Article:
The urge to do it again


February 13, 2004


The tale was made for VH1's "Behind the Music" or "Bands Reunited." Two young men from Minnesota meet at Northwestern University and form an indie-rock band that's based on a cartoonish superstar mythology that almost comes true when, after several years of slugging it out in clubland and countless feuds with their doubters, they're hailed as Chicago's Next Great Contender in the alternative-rock championship.

They come close to winning the title bout with a critically hailed (though commercially disappointing) major-label debut and a Neil Diamond cover on the soundtrack for "Pulp Fiction." But they begin to believe their own hype, turn on each other and break up the band. Finally, a decade later, they realize they've never done anything on their own that's as good as what they did together, and they reunite.

Welcome to "The Urge Overkill Story."

The Urge that is performing two eagerly anticipated (by some) reunion shows at the Double Door on Saturday and Sunday isn't exactly the same group that signed off with "Exit the Dragon" in 1995. The band's founders, singers, songwriters and guitarists, Eddie "King" Roeser and Nash "National" Kato, haven't reunited with drummer Blackie Onasis (a k a John Rowan, who played on their best recordings), instead recruiting a new group of backing musicians: bassist Mike Hodgkiss, keyboardist Chris Frantisak and drummer Nate Arling.


*10 p.m. Saturday and Sunday
*Double Door, 1572 N. Milwaukee
*Tickets, $25 (Saturday sold out)
*(773) 489-3160

Gone, too, are the James Bond-meets-Hugh Hefner velvet outfits and medallions, along with much of the superstar shtick. But the set list will be familiar to fans, according to Roeser, who spoke with me shortly before the group headed out on an East Coast tour that culminates with its Chicago homecoming on Valentine's Day.

Q. The reunited Urge Overkill has already done a West Coast tour and you'll have played in New York before coming back to Chicago. Has it been fun so far?

A. Well, that's the whole idea. It wasn't fun before, but this was more fun than I had dared to hope. I didn't want to get my hopes up, and that's why even though I had been prepared to get back together and try it out for a while, no one really aggressively went after it. I didn't aggressively return phone calls and neither did Nash, so it took a couple of years to get it back off the ground.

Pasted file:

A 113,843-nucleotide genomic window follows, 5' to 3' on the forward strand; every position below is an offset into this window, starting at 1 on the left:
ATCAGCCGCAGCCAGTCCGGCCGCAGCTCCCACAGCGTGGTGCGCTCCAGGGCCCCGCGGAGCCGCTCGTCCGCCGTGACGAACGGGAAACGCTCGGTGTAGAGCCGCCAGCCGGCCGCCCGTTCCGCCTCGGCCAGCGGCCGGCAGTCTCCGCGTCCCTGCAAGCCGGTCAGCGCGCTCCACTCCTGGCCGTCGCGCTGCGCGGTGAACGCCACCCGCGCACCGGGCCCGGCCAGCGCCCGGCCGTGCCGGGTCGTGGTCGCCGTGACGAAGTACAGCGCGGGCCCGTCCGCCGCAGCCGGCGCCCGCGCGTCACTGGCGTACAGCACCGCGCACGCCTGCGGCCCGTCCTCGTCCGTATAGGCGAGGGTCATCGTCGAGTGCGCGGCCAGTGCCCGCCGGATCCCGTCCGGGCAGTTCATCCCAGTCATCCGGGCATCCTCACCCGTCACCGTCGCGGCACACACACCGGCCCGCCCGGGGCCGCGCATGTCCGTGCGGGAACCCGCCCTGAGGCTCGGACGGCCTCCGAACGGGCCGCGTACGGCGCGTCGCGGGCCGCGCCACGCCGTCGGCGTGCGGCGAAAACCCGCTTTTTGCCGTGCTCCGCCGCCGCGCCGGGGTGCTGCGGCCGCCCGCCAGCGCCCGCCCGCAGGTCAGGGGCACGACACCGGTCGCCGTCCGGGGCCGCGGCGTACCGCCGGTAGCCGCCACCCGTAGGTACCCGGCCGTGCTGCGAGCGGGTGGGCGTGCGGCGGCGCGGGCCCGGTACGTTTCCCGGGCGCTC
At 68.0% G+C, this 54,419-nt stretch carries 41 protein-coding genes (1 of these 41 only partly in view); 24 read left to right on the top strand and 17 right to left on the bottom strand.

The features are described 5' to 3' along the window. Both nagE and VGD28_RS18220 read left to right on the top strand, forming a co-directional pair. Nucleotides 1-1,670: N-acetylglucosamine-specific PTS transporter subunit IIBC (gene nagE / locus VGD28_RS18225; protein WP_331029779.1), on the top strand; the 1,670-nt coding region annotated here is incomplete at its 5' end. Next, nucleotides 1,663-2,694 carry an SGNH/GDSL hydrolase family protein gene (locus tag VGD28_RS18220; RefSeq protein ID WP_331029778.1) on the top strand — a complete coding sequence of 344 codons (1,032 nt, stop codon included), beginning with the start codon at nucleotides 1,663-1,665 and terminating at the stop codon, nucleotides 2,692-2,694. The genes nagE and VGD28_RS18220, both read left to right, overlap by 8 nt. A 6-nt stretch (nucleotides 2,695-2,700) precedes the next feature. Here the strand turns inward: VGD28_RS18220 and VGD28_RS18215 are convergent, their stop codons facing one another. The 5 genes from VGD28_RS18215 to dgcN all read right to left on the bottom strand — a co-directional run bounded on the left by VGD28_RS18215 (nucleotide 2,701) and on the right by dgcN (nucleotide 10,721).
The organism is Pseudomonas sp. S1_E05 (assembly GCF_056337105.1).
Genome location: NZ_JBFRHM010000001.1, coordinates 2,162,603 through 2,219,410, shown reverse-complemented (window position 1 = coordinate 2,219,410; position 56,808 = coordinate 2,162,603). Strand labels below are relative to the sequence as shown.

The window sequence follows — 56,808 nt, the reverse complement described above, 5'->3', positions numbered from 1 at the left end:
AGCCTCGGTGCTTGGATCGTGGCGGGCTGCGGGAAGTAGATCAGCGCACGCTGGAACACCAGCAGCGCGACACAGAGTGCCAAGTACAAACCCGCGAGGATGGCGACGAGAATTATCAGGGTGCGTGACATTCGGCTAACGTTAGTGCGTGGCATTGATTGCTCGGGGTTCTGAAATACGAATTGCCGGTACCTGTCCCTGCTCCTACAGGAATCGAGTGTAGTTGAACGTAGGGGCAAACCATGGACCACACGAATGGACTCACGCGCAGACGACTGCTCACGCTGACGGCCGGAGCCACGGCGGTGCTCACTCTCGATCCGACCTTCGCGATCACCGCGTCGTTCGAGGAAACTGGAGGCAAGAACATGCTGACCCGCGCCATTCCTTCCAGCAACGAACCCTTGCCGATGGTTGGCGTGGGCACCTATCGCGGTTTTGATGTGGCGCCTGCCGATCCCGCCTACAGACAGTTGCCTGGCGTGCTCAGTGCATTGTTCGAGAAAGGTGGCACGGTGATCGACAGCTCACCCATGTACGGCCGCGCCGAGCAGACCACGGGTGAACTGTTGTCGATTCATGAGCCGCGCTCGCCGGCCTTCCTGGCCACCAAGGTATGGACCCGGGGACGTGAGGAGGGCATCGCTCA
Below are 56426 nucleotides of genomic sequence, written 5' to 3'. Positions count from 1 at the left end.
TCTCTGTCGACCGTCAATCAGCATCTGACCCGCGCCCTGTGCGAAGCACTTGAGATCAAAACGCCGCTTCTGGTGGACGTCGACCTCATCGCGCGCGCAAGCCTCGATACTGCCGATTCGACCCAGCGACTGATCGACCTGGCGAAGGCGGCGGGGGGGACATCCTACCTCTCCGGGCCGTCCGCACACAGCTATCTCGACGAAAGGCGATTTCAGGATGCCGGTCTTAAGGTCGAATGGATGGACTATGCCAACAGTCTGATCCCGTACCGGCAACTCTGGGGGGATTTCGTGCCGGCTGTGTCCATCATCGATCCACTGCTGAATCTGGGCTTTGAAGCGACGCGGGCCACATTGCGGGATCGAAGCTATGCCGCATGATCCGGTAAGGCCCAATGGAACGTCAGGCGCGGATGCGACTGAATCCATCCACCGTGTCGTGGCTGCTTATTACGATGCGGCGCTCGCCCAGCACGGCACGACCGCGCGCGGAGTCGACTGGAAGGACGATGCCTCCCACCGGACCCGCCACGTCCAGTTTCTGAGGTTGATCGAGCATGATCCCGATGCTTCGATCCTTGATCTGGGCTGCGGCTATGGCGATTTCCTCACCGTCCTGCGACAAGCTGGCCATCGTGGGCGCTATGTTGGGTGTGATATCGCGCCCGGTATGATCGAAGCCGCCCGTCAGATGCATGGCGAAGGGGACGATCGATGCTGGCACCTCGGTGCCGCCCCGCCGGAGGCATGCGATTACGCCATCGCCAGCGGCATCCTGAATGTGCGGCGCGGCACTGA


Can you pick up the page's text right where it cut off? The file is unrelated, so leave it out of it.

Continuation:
The genesis was we thought of doing a New Year's Eve show, kind of a low-pressure thing, and maybe the only one. But the ideal room fell through -- we thought maybe we would do it at the Double Door and that didn't pan out -- and during that time, there were these offers coming in. It had to sort of be presented to us like, "Do you want to do this, yes or no?" And I was like, "Yeah, I guess so."

I had actually not played much music for the last six months, so I was getting in a state where I needed to do that. You have to be pretty aggressive and really want to pursue a solo career that people are maybe not that interested in. A small number of people are interested, but it's not really enough to make it easy to do. I did it for a while with Electric Airlines and the Kimball Roeser Effect, and then I was kind of not doing it for a while until this came up. It didn't seem to be too tough. I had always had a pretty nice rehearsal space, so that wasn't going to be a difficulty, and we got together and it sounded pretty good within a few days.

Q. Are you viewing this reunion as a temporary thing or as "Let's see what happens"?

A. "Let's see what happens." The more we do it, the more tenable it seems in terms of it being fulfilling and fun. The ability to get the excitement going -- I guess I knew it would be OK, but I wanted it to really seem like it was something that mattered, that there was some vitality there. And I really feel like there is now.

People are asking about new songs. We haven't had enough time to really develop like a battery of new songs, and that's not the main thing. But these songs aren't going to seem new to us after a year, so to keep this thing going, I've discussed it with Nash, and it's definitely in our interest to keep pursuing some new stuff. If there's going to be a lot of tension, or if things get iffy, it's going to be once that happens. But I think we both have enough ideas that you approach the best things first.